If another problem shows up with sensor No. 2, engineers will be back to square one and the launch will be scrubbed. But if sensor No. 4 acts erratically, they will have solid evidence the fault is in the electrical circuit and not a generic issue that could affect the other three sensors.
In that case, NASA's mission management team likely would sign an "exception" to the current launch commit criterion requiring four operational sensors for launch and allow Discovery to take off three of four.
"We're going to hook sensor 4 up to the electronics for sensor 2 and vice versa," Muratore said. "That way, if the problem is with the sensor or the associated wiring it's going to show up now as a sensor 4 problem. If the problem is in the point sensor box, it's going to show up as a sensor 2 problem. That will enable us to determine which side of the system it is. That assumes the problem recurs exactly the way it happened before. But we think that will give us an important insight if the problem does reoccur as to what the potential cause is."
Parsons explained it this way: "The scenarios would be, all four sensors work and you're good to go; sensor 4 shows a failure ... that would say there's a strong possibility we understand this completely and we're good to go because it's a wiring problem, an open in a wire, and we still have three sensors that are good.
"But if it came back as a sensor 2 problem, I think everybody would have to say wait a minute, whatever we've done hasn't really solved our issues and we need to step back and take another hard look at this. So what we've done is given ourselves another safety net, another way to take a look at this and make sure we really do understand this system and it is operating exactly like we think it should operate."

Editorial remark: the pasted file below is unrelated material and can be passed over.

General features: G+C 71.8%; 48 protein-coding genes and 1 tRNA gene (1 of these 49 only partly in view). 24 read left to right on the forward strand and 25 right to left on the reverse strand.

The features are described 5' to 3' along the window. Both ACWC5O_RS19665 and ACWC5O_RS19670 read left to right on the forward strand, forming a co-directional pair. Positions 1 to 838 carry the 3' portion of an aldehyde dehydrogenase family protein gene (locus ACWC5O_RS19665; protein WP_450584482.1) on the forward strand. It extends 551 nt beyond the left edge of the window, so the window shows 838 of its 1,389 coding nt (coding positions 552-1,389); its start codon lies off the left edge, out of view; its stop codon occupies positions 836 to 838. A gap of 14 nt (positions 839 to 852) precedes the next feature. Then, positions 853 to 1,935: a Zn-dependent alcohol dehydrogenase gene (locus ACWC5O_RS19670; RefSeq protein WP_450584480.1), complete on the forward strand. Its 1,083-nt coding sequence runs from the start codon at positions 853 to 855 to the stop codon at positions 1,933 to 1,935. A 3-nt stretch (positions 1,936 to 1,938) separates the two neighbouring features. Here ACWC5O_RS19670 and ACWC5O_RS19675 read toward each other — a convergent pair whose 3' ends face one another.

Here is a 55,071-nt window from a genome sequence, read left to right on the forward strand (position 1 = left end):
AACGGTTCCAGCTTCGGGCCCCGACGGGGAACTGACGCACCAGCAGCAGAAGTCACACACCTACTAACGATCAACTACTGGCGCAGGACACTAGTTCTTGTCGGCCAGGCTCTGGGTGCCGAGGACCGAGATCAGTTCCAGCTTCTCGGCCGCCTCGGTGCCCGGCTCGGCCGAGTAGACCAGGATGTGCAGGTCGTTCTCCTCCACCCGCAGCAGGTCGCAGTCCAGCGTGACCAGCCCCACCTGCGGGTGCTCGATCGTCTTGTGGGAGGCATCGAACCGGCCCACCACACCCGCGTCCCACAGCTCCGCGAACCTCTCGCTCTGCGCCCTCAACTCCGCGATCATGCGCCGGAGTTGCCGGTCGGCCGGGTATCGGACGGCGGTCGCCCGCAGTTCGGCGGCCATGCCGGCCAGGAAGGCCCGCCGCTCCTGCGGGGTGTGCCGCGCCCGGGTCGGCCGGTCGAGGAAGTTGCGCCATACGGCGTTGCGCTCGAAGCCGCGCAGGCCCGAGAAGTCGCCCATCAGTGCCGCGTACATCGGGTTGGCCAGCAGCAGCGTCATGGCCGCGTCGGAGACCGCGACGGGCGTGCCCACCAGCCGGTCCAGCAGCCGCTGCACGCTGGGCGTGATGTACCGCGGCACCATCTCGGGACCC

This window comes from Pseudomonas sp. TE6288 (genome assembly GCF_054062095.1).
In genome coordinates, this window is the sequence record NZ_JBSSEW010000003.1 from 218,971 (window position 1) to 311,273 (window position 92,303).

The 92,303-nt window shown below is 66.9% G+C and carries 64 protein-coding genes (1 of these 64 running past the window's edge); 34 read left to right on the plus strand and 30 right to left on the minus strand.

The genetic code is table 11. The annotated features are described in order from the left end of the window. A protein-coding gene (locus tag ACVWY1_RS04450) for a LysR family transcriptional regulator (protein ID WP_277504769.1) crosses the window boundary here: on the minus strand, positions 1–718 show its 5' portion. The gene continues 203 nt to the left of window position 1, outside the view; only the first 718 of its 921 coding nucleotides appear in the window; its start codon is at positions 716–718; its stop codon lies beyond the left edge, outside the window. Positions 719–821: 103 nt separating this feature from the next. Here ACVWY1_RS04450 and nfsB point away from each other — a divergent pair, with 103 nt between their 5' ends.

But he said engineers "expect to have four of four sensors" operating Tuesday.
"We have talked in great detail about a rationale for flying with three of four sensors," he said. "We are not complete with that. But in fact, if we had a failure of the sensor and we could understand the failure and it was a known failure that we expected based on the pin swap, then we might very well be willing to go fly with three of four sensors. There's good flight rationale behind that."
But that remains an open question because not everyone believes NASA should change an LCC in the heat of a countdown. James Voss, a former astronaut and a CBS News consultant, reflected those views, saying "even though my personal feeling is it's probably safe, they can find ways to launch and it would still be a safe launch, with an anomaly that's unexplained like this, I don't think it's the right thing to do from a philosophical standpoint."
Mike Wetmore, director of shuttle processing at the Kennedy Space Center, said the current plan calls for launch attempts July 26 and 27, after which the team would stand down for 48 hours to service the shuttle's electrical generators. Two more attempts could be made on July 29 and 31 if necessary, with fuel cell servicing in between.
Discovery's launch window closes July 31. But mission managers are studying the possibility of extending it a few more days if necessary by giving up optimum lighting in orbit to photograph the external tank after it separates from the shuttle.